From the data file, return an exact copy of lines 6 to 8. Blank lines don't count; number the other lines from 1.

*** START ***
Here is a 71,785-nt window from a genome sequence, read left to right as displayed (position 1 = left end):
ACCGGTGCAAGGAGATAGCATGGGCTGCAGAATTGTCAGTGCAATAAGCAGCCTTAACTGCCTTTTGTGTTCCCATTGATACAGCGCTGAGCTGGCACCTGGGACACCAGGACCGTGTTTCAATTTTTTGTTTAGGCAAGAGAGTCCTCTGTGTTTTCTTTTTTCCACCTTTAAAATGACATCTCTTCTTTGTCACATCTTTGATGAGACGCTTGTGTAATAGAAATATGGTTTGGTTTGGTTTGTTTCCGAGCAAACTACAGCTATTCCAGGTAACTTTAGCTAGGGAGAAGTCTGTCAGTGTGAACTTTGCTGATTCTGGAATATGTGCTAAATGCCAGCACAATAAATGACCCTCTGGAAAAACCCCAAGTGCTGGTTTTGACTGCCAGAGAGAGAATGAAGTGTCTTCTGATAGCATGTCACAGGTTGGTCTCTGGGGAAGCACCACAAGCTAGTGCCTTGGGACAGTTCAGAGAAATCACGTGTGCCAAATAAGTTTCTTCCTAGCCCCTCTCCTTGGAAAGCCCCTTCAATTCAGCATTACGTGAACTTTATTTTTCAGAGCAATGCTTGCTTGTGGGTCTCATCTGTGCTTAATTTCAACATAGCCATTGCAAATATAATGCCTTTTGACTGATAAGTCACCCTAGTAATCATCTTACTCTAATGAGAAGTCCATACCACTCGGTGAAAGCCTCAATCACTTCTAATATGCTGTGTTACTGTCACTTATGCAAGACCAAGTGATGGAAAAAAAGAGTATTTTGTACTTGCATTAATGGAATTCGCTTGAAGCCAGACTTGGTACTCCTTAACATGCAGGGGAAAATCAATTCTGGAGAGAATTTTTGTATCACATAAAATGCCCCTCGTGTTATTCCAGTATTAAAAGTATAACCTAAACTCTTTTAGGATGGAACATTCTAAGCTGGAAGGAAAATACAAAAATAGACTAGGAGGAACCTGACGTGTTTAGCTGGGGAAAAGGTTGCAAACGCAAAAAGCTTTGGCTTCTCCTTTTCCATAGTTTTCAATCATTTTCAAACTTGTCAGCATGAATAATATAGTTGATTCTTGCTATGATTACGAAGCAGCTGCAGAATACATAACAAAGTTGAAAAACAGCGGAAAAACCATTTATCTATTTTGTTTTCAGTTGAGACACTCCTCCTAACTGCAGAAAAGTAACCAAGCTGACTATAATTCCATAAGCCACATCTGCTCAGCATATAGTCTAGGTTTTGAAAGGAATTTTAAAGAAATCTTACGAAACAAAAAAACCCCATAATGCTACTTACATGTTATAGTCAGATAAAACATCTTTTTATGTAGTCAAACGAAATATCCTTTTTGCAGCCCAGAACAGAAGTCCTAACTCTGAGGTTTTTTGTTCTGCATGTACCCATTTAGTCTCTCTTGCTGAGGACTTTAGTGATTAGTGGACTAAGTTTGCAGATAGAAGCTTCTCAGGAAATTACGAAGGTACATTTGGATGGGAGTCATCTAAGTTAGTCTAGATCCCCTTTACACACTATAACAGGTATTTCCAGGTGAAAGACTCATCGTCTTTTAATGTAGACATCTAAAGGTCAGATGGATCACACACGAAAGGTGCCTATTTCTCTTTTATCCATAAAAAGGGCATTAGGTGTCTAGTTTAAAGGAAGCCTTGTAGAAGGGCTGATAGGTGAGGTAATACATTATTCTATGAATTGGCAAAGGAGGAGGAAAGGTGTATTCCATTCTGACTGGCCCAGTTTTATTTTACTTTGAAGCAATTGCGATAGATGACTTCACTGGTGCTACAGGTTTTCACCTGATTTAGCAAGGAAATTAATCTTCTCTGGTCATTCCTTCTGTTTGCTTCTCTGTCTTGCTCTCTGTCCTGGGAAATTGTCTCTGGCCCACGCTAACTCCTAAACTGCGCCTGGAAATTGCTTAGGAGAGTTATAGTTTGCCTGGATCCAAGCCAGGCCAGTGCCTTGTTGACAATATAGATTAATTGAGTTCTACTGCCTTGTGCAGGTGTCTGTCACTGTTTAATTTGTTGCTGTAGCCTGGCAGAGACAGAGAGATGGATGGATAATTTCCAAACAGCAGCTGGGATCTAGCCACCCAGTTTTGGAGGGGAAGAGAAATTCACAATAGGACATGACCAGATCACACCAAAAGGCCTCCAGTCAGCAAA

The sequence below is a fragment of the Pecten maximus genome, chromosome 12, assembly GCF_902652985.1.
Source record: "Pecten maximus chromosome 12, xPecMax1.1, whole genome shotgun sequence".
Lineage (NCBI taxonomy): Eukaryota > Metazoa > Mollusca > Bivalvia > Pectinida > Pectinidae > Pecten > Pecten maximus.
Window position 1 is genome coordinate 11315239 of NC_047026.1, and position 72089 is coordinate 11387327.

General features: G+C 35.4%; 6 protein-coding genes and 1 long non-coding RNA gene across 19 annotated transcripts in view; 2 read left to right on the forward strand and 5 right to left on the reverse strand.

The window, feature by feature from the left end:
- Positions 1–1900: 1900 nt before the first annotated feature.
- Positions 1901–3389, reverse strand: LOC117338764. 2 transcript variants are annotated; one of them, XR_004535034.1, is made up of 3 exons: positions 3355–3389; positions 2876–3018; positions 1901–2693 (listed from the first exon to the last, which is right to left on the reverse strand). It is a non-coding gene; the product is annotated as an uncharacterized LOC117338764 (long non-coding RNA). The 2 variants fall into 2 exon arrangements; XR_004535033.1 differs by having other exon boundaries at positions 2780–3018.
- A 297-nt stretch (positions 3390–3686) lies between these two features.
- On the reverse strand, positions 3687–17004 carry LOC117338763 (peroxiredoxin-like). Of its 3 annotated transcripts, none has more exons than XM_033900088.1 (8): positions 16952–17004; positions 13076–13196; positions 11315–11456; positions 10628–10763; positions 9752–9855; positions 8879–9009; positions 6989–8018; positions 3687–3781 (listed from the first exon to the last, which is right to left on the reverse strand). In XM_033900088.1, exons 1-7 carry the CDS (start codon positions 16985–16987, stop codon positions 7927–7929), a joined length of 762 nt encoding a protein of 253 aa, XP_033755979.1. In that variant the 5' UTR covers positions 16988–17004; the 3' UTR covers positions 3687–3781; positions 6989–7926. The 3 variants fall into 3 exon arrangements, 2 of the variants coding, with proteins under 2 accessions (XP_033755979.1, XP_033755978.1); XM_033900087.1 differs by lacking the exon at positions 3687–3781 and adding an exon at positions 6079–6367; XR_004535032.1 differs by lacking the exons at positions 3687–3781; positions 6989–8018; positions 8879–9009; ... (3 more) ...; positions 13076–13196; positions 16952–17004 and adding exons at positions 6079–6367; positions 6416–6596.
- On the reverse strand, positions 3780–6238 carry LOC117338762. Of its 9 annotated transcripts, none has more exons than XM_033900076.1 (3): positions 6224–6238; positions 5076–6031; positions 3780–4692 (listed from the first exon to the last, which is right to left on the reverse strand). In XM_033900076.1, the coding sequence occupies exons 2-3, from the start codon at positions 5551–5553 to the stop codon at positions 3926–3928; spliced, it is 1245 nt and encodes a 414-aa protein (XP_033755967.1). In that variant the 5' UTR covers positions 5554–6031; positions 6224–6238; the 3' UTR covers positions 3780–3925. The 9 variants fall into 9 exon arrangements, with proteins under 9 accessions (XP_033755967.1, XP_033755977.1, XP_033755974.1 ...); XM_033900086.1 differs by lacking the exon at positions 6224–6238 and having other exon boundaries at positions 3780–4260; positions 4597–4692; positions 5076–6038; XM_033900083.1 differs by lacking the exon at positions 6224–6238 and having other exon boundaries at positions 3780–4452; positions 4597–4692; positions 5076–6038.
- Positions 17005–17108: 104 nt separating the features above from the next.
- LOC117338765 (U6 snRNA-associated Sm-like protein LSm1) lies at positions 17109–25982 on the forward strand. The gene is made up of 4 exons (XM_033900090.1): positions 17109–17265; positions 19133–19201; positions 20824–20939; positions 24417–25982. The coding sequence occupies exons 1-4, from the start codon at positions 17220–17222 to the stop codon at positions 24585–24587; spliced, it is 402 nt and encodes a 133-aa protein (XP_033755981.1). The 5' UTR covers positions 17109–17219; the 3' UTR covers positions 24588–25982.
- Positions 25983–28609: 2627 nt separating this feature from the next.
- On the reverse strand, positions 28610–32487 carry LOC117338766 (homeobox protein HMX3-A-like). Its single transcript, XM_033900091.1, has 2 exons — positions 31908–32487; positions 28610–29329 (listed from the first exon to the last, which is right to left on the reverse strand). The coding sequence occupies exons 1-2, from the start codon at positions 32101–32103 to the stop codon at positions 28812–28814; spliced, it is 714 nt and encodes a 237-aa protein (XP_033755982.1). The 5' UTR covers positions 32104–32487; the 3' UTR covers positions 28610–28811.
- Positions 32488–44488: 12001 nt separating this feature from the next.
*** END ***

Window position 1 is genome coordinate 11315239 of NC_047026.1, and position 72089 is coordinate 11387327.

General features: G+C 35.4%; 6 protein-coding genes and 1 long non-coding RNA gene across 19 annotated transcripts in view; 2 read left to right on the forward strand and 5 right to left on the reverse strand.

The window, feature by feature from the left end: